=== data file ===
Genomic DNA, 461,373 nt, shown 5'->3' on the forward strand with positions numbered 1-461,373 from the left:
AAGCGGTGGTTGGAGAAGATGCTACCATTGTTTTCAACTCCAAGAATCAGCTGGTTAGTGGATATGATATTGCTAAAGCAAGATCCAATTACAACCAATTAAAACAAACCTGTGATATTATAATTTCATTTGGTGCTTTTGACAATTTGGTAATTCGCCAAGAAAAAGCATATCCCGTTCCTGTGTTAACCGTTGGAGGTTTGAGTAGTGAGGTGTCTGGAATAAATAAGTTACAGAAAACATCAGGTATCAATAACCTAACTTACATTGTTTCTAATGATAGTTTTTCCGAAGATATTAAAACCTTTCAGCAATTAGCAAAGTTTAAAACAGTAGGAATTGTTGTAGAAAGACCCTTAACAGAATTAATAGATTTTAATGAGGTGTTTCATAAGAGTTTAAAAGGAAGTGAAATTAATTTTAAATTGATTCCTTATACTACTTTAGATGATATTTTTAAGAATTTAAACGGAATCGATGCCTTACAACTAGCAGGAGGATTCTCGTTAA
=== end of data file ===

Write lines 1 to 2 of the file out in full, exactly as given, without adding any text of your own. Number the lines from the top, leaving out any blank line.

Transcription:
Genomic DNA, 461,373 nt, shown 5'->3' on the forward strand with positions numbered 1-461,373 from the left:
AAGCGGTGGTTGGAGAAGATGCTACCATTGTTTTCAACTCCAAGAATCAGCTGGTTAGTGGATATGATATTGCTAAAGCAAGATCCAATTACAACCAATTAAAACAAACCTGTGATATTATAATTTCATTTGGTGCTTTTGACAATTTGGTAATTCGCCAAGAAAAAGCATATCCCGTTCCTGTGTTAACCGTTGGAGGTTTGAGTAGTGAGGTGTCTGGAATAAATAAGTTACAGAAAACATCAGGTATCAATAACCTAACTTACATTGTTTCTAATGATAGTTTTTCCGAAGATATTAAAACCTTTCAGCAATTAGCAAAGTTTAAAACAGTAGGAATTGTTGTAGAAAGACCCTTAACAGAATTAATAGATTTTAATGAGGTGTTTCATAAGAGTTTAAAAGGAAGTGAAATTAATTTTAAATTGATTCCTTATACTACTTTAGATGATATTTTTAAGAATTTAAACGGAATCGATGCCTTACAACTAGCAGGAGGATTCTCGTTAA